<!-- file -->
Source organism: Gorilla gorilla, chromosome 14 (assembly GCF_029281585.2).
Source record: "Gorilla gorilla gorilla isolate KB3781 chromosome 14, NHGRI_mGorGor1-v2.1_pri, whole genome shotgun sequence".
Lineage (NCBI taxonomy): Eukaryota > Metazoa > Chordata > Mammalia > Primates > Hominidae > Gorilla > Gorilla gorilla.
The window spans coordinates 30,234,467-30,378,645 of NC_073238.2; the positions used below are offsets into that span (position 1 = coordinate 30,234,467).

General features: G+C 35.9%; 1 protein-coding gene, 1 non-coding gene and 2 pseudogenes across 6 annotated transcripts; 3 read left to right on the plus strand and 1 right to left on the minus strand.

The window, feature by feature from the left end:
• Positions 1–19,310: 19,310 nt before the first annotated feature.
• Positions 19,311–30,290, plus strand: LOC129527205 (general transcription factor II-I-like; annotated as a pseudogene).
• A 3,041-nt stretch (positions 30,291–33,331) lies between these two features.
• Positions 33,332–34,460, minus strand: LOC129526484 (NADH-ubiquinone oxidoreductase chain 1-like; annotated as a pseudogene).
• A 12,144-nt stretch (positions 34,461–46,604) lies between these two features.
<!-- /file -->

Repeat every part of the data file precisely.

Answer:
Source organism: Gorilla gorilla, chromosome 14 (assembly GCF_029281585.2).
Source record: "Gorilla gorilla gorilla isolate KB3781 chromosome 14, NHGRI_mGorGor1-v2.1_pri, whole genome shotgun sequence".
Lineage (NCBI taxonomy): Eukaryota > Metazoa > Chordata > Mammalia > Primates > Hominidae > Gorilla > Gorilla gorilla.
The window spans coordinates 30,234,467-30,378,645 of NC_073238.2; the positions used below are offsets into that span (position 1 = coordinate 30,234,467).

General features: G+C 35.9%; 1 protein-coding gene, 1 non-coding gene and 2 pseudogenes across 6 annotated transcripts; 3 read left to right on the plus strand and 1 right to left on the minus strand.

The window, feature by feature from the left end:
• Positions 1–19,310: 19,310 nt before the first annotated feature.
• Positions 19,311–30,290, plus strand: LOC129527205 (general transcription factor II-I-like; annotated as a pseudogene).
• A 3,041-nt stretch (positions 30,291–33,331) lies between these two features.
• Positions 33,332–34,460, minus strand: LOC129526484 (NADH-ubiquinone oxidoreductase chain 1-like; annotated as a pseudogene).
• A 12,144-nt stretch (positions 34,461–46,604) lies between these two features.